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Larry Fink's capitalist shell game

Feb 13,2022 - Last updated at Feb 13,2022

LONDON — BlackRock Chairman and CEO Larry Fink’s latest annual letter has taken the business world by storm. BlackRock is the world’s largest asset manager, and Fink, addressing the CEOs of the companies whose assets his firm manages on behalf of investors, took the opportunity to advocate a more ecologically sustainable, socially conscious, forward-looking form of capitalism rooted in stakeholder rather than shareholder value.

Fink’s exhortation seems like a welcome break from orthodox dogma. But if his vision is supposed to be “woke”, it is not nearly woke enough. We’ve heard all this before, including in Fink’s own 2018 and 2019 letters, and in the ballyhooed 2019 Business Roundtable statement that Fink helped spearhead. But far too little has changed, largely because the vision expressed by Fink and other corporate leaders stops short of the radical reforms needed to transform capitalism in the interests of people and the planet.

Fink’s version of stakeholder capitalism is based on conceptual sleight of hand. After all, his support for stakeholders is conditional on a secure profit pipeline for shareholders, which means that shareholder value remains the bottom line. Stakeholder value becomes merely a means to an end — to benefit shareholders in the long run. It is thus a betrayal of stakeholder capitalism’s true intent: to create value for public benefit.

Consider climate change. Fink celebrates progress in dollar terms, stating that sustainable investments have reached $4 trillion. Yet, the aim should not just be to invest trillions more in sustainable development; rather, those trillions should be coordinated democratically, by stakeholders, to support ambitious missions like global decarbonisation. A carbon-neutral economy is what would maximise the benefits for all stakeholders.

For missions to motivate action, generate momentum, and inject purpose into the economy, the gap between stakeholders and shareholders must be closed. In practice, that means empowering stakeholders. Workers, citizens, trade unions, community groups, state institutions, and NGOs must have strong financial and political stakes in the capitalist economy’s operations.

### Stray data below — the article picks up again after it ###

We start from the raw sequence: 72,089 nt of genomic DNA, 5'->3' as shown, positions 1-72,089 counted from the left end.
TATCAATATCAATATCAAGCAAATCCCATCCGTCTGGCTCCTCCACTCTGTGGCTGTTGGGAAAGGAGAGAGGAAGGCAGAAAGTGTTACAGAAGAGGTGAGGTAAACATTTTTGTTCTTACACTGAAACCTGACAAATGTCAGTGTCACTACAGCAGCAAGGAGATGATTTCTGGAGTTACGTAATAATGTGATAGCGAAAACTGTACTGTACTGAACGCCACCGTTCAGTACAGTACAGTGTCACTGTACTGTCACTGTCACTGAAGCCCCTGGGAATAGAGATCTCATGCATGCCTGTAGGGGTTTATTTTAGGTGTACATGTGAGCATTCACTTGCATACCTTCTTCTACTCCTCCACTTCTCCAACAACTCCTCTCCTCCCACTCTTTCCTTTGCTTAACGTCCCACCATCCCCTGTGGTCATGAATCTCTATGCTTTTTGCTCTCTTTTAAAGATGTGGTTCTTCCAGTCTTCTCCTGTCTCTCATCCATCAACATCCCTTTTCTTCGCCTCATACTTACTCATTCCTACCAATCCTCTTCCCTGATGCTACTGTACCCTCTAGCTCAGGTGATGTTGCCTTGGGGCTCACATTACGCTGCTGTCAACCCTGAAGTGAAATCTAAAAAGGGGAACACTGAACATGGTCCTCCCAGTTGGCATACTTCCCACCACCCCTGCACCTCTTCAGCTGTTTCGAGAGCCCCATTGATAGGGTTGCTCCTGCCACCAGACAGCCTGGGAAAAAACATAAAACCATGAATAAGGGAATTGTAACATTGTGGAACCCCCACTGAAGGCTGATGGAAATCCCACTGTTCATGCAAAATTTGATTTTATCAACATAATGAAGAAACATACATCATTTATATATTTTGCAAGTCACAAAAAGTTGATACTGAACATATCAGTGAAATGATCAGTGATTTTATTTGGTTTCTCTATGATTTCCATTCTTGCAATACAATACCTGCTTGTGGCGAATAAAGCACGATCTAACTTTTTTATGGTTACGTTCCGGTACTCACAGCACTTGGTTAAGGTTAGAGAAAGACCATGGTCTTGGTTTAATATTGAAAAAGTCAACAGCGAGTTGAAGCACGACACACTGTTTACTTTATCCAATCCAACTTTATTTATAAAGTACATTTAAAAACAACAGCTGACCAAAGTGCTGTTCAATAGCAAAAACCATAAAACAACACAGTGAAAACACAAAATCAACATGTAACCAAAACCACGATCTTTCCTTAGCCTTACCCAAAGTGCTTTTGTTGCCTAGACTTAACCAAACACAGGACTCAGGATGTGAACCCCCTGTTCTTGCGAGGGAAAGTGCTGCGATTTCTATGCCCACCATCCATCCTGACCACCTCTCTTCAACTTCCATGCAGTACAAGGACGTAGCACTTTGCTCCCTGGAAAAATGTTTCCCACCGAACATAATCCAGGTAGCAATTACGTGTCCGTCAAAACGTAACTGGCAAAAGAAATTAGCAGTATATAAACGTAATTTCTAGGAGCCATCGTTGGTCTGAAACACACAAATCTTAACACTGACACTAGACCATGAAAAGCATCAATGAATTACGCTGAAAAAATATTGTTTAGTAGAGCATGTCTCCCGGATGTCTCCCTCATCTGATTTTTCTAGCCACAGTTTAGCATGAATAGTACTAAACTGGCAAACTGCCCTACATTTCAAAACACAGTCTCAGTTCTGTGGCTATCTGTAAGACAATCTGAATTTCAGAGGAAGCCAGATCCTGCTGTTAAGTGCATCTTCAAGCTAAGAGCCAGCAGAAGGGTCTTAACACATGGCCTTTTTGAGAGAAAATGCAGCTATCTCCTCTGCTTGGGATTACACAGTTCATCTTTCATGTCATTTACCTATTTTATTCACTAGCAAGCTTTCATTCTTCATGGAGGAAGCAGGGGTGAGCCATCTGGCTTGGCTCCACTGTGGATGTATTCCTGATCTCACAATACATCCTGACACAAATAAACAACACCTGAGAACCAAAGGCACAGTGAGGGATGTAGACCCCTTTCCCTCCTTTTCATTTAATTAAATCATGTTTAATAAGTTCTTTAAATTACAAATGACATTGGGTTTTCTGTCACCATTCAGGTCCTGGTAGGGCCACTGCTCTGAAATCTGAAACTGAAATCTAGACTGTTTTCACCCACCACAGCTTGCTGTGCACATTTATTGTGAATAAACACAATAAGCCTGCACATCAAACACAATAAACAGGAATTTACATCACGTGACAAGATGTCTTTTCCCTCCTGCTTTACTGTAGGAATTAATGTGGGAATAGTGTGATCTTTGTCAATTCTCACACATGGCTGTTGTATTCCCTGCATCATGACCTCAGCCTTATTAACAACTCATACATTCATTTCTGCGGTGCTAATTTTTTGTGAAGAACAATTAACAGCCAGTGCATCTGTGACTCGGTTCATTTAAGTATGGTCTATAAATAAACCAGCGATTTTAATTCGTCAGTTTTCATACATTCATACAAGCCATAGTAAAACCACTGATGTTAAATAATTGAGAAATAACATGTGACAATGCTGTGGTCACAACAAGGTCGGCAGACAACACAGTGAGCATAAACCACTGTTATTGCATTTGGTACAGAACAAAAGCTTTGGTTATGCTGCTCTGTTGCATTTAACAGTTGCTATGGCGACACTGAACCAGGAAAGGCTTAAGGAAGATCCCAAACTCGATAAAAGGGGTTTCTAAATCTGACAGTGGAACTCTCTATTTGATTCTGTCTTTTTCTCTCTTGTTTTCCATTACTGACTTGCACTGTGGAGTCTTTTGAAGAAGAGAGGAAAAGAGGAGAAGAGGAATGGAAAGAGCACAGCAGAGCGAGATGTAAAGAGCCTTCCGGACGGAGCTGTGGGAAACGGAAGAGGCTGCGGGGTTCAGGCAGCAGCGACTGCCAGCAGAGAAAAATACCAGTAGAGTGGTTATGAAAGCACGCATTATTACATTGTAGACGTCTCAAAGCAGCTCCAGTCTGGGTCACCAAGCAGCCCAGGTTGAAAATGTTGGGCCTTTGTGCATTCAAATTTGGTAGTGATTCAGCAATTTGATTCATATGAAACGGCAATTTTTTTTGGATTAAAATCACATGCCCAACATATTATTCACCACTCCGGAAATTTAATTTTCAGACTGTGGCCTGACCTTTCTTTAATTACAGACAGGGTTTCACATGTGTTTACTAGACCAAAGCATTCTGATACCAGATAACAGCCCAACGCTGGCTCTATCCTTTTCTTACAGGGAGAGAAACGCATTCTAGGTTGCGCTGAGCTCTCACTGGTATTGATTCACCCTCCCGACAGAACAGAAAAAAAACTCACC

Such a paradigm shift begins with recognising the inherently collective process by which value is created in the first place. Value is co-created by producers and consumers, workers and managers, inventors and administrators, and regulators and investors. It does not simply spring from the heads of heroic entrepreneurs, risk-taking venture capitalists, and corporate leaders. It is the result of organisational and institutional configurations that enable all these actors to work together.

Whether in technology, pharmaceuticals, or energy, the big innovations that have produced value for corporate shareholders are more often than not the result of public investment. Most of the innovations driving today’s pharmaceutical revolution were financed by high-risk, early-stage investments from organisations like the US National Institutes of Health, which invests more than $40 billion per year across the United States.

Similarly, without public investments, the information-technology revolution would not have happened when it did. As I argued in The Entrepreneurial State, from the internet and GPS to touch screens and the technology underpinning Siri, everything that makes our phones “smart” resulted from strategic public investments.